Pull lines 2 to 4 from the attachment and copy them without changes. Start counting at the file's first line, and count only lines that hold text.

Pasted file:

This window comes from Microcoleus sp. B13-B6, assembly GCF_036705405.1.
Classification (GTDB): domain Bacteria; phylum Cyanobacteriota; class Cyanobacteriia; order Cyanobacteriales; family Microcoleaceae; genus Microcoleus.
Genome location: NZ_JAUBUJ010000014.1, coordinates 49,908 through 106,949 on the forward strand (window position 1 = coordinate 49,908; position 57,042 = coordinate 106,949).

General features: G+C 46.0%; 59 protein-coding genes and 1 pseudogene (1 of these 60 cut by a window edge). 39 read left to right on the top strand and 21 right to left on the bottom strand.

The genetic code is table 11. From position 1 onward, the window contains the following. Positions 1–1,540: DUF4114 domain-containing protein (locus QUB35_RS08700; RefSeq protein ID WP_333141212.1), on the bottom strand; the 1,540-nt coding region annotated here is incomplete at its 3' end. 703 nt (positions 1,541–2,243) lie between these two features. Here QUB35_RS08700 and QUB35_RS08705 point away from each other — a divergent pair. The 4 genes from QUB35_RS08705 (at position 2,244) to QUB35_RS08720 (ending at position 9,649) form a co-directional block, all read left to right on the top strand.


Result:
Classification (GTDB): domain Bacteria; phylum Cyanobacteriota; class Cyanobacteriia; order Cyanobacteriales; family Microcoleaceae; genus Microcoleus.
Genome location: NZ_JAUBUJ010000014.1, coordinates 49,908 through 106,949 on the forward strand (window position 1 = coordinate 49,908; position 57,042 = coordinate 106,949).

General features: G+C 46.0%; 59 protein-coding genes and 1 pseudogene (1 of these 60 cut by a window edge). 39 read left to right on the top strand and 21 right to left on the bottom strand.